For starters the kids converse with each other. A typical breakfast conversation.
Margaret: “Duncan make a mess.”
Duncan: “Uh oh.”
I suppose I should clarify that Margaret is not using the imperative and commanding Duncan to make a mess. Based on context, she is stating a fact (“Duncan has made a mess.”) but she doesn’t really do tense in English very well yet. Given that she readily counts to ten in two languages I am not so concerned. She’ll pick up on the convoluted mess that is English grammar soon enough.
The kids play together now. It’s great. OK, there are arguments, mostly over ownership and territory, but they can play together nicely, and often do.
Where we do have a bit of sibling rivalry going I am secretly rubbing my hands together and cackling happily to myself about my evil plans. Duncan loves books. He has discovered that the absolutely most reliable way to get attention from me is to hand me a book and sit in my lap while we read it. We read book after book. Of course Margaret can’t let Duncan soak up all the maternal attention on his own for very long and pretty soon I am negotiating whose turn it is to pick a book and dealing with territorial disputes over how much of my lap each child gets. Once these are sorted we read, and read, and read. I have nearly every board book we own memorized. Yay!
Duncan is saying words in Chinese now too. One of them is “didi”. Actually, I’ve no clue if that’s the correct transliteration, but that’s what it sounds like to me. It means little brother in Chinese, and that’s how Hongmei refers to him when speaking to the kids. Margaret seems to have clued into the fact that I really don’t speak Chinese, so I am hearing less Chinese from her even though she uses more Chinese these days when talking to herself. Margaret is doing a lot of comprehensible talking these days. She has a slew of absolutely adorable saying, though I expect they are more adorable to me than to the population at large. Best of all, for the past few months Margaret has been answering yes/no questions appropriately, only saying no when she means no, and actually saying yes when she means yes. As language milestones go, that’s the one that has made the most impact on my life.
Margaret may be annoyed at Duncan playing with her toys and getting parental attention when she wants the undivided attention of both parents, but she clearly loves him. Of course her love for him just now is expressed in much the same way that her love for her bear is. She will rather forcefully inform unauthorized individuals that he is “my Duncan” in her heart of hearts should they attempt to hold him without her permission. Duncan, for his part, still looks to Margaret for clues as to how to react to people, and he often wants to do whatever she is doing. From time to time this means he wants to wear one of her hair bows. While Duncan is getting some pretty adorable wispy golden curls, I find that I have to draw the line at letting him wear bows if only because Margaret will promptly pull what is rightfully her bow out of his hair, and sometimes some of the hair comes with it. Duncan really can’t afford to loose any hair, having inherited my wispy blond, barely-there baby hair. So even if I weren’t bothered about gender stereo types I’m going to have to put my foot down when it comes to experimenting with female hair accessories. I don’t expect it’ll be a problem for long; he’s very much a boy’s boy in every other way.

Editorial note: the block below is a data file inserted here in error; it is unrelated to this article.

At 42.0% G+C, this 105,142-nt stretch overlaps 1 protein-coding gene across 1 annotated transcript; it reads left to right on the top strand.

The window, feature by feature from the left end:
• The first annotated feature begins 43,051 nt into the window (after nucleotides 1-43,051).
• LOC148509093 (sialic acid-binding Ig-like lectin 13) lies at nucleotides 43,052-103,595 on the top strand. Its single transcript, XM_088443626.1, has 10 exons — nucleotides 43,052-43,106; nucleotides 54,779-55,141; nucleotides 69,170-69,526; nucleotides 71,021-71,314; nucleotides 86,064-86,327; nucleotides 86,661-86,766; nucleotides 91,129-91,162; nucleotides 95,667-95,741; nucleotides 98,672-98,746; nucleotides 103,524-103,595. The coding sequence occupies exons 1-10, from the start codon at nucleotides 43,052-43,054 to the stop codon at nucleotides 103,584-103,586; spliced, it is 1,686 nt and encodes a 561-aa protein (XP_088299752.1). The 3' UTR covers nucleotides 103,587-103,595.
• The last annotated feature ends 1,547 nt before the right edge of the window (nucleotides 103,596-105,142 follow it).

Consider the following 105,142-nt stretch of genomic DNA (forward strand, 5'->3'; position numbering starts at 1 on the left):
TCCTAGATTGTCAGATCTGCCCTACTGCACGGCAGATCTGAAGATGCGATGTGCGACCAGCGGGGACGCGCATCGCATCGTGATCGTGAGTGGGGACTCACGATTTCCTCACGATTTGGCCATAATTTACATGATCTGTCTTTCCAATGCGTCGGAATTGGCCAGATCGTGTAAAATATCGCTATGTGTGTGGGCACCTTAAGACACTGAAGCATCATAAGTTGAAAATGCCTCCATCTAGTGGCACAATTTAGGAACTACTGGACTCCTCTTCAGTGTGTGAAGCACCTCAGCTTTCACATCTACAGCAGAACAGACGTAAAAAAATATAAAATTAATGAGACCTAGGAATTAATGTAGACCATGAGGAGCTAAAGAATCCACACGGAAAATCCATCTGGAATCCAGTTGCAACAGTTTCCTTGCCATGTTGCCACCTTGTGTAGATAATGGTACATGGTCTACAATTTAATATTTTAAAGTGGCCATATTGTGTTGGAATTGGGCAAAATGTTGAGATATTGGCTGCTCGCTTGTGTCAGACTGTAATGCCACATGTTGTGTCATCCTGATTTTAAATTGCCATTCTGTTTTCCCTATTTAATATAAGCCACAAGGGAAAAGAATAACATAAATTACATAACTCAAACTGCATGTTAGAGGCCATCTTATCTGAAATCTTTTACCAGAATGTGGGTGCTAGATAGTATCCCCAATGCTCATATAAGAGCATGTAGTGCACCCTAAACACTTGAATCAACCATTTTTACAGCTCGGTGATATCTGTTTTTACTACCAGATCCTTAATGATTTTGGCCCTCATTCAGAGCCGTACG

Oh, Duncan just came up with a new word
I wanted to mention that I feel am feeling a whole lot less overwhelmed these days. I remember when Margaret was the age Duncan is now and I would have trouble getting through the weekends. I’d generally spend as much time out of the house as possible. In spite of having two kids now, I am no longer counting down the hours to bedtime on Sundays. Part of that is experience and practice. Part of it may be that the first trimester of pregnancy was more of a drag on my resources than I realized at the time. Whatever it is, I love spending time with my kids, and I no longer feel the need to have them at the playground every second they are awake, which is a good thing because our playground has been buried in snow for over two months.
Oh, but since I am finally posting this on Monday morning, having written the previous paragraph on Friday, I can say that on Sunday we did get to go to the playground in the first time in forever and it was wonderful. It was also messy, as the retreating glaciers left plenty of debris in there wake. Soggy wet debris. Still, once the water feature's water gets turned on I think that soaking wet sandy pants are going to be the new normal, and I'm just going to have to assume a change of pants for Duncan after every park visit, and it will be so worth it.